But the biggest question of all is “what will the return on existing investments be?”

Mark O’Hare looked at the changing LP attitudes and behaviours. He started with a summary overview of private equity fundraising

i. Deals and exits are recovering

ii. LPs “sticking with the programme”

iii. GPs in compelling propositions are succeeding

If you compare the private equity asset class with the available investment options on the public markets, private equity will outperform over a 5 year period. In shorter time spans, the public market has more to offer, but approval ratings for private equity are still high amongst investors.

Between 2007 and now, the % for LPs expectations being exceeded has reduced from 24 to 9 but % meeting expectations remained reasonably static from 74 to 70. What has changed in the expected return. In 2007, public markets + 2% was considered acceptable, now its > 4%.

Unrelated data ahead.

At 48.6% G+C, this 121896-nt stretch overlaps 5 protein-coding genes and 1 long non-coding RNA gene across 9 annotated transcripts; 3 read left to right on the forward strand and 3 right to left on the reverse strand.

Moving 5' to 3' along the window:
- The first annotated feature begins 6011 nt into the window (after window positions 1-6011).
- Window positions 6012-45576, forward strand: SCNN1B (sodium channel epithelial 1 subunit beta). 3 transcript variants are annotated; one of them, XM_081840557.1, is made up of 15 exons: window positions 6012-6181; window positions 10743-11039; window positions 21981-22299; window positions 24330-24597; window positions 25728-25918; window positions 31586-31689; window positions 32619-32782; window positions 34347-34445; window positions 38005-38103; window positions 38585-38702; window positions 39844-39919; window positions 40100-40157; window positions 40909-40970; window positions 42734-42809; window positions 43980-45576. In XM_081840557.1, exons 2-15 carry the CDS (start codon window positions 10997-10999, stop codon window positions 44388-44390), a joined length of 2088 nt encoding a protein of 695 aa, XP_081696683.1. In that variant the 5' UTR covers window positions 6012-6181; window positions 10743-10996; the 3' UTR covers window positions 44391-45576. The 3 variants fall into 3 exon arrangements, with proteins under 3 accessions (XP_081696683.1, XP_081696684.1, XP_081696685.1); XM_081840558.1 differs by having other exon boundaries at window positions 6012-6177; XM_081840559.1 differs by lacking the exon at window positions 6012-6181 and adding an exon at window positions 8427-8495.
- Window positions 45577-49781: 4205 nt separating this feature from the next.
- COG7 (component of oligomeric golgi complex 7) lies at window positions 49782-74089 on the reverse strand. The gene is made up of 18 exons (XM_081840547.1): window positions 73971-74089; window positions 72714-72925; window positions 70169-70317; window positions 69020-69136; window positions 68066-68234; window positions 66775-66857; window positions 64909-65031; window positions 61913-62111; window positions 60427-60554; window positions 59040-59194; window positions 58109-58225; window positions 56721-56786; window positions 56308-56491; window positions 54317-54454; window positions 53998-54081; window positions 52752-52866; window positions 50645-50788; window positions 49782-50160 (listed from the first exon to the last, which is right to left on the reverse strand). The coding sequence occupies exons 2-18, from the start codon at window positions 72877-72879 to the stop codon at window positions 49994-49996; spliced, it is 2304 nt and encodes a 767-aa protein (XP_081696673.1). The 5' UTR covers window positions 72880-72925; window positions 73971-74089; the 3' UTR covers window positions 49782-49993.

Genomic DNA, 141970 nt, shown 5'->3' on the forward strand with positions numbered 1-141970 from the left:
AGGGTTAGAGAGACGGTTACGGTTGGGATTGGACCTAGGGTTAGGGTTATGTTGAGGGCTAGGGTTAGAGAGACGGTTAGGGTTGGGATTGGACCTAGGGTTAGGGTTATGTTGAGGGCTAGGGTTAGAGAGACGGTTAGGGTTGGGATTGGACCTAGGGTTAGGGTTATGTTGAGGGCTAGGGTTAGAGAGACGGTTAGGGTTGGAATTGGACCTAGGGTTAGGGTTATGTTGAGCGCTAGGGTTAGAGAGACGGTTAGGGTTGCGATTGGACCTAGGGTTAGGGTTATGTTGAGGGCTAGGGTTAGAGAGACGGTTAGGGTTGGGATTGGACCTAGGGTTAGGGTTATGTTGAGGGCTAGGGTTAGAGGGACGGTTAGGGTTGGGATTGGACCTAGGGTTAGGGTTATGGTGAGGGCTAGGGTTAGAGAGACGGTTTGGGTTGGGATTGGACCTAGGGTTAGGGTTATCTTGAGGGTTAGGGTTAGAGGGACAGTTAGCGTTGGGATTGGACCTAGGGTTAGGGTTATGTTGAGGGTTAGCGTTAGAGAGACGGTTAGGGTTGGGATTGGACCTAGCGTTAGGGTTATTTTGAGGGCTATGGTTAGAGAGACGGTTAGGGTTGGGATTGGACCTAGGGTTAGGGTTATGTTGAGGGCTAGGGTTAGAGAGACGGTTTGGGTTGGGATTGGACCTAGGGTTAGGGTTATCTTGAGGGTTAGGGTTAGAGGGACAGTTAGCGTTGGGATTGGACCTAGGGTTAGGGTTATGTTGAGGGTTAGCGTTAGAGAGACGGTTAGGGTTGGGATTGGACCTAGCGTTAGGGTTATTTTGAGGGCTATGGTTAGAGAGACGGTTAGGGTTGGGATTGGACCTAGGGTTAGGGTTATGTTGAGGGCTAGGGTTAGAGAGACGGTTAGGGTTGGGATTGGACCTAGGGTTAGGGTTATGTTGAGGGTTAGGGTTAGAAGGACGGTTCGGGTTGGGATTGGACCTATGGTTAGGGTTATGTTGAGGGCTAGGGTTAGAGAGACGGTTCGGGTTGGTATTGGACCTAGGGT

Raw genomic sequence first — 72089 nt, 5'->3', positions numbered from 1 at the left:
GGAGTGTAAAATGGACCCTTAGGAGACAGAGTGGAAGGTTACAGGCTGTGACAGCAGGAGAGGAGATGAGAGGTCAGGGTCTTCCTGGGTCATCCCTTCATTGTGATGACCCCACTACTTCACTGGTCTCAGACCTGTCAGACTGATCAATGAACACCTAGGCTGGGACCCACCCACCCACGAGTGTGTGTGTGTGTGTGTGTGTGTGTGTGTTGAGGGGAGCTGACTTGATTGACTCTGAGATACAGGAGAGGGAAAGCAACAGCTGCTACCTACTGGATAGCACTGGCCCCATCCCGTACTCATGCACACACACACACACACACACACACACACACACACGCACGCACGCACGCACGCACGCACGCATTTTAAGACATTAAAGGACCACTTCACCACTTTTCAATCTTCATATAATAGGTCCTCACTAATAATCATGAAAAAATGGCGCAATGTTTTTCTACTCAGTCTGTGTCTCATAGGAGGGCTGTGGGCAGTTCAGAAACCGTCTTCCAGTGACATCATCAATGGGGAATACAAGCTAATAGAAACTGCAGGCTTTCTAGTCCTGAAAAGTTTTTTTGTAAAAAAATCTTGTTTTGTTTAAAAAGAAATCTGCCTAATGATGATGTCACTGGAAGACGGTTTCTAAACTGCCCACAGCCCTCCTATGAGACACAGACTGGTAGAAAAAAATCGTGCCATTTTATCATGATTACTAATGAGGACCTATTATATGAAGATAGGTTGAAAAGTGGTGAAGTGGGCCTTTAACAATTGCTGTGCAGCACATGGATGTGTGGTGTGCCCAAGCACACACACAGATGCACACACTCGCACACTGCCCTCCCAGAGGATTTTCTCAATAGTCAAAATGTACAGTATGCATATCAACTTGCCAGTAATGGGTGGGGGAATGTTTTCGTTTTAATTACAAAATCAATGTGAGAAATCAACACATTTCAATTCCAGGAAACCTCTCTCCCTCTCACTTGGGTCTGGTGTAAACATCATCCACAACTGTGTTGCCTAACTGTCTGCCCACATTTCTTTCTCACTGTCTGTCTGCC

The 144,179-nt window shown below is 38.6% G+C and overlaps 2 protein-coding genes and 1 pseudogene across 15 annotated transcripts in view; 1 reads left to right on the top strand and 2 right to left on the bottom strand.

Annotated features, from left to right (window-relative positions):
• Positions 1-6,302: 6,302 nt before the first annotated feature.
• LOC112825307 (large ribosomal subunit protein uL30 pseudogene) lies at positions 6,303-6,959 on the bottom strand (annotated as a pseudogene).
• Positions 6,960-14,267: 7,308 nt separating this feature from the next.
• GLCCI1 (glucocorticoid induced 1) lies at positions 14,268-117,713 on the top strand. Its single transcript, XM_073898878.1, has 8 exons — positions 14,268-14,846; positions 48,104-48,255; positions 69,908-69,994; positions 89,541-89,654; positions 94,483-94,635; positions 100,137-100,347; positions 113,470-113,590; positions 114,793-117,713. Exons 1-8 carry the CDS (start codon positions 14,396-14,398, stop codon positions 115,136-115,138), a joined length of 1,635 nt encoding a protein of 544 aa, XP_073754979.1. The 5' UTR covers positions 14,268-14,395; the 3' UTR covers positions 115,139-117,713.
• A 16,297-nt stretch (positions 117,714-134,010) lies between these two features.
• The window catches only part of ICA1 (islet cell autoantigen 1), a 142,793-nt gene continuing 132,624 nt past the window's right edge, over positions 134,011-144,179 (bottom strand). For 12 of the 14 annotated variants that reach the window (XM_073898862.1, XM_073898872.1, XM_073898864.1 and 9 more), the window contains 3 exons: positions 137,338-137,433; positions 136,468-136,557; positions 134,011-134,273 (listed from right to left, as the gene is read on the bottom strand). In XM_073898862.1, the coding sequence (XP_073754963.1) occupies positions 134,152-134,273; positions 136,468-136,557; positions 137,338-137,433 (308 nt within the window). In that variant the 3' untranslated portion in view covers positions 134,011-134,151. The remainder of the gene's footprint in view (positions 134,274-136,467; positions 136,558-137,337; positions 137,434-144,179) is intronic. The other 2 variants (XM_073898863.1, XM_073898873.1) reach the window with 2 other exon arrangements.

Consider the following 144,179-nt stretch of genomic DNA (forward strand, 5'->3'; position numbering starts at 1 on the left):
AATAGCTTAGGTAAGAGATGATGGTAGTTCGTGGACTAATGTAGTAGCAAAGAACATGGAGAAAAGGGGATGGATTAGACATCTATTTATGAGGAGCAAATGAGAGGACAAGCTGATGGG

Turning to re-ups, only 13% of LPs will be reinvesting with all their managers, while 85% plan to stay with some existing managers. When questioned about where he thought the 85% planned to migrate their capital not recommitted, Mark gave his personal view that LPs were reducing the spread of their GP pool not their capital invested in private equity.

The funds of choice with LPs are mid-market buyouts and distressed private equity but Mark’s believes that the mega funds like Blackstone are on the rise again.

And finally, Mark polled the LPs audience about their view on the emerging trend of direct investment by LPs; will it increase or fade out? The jury’s out I’m afraid!

Post Under: Middle East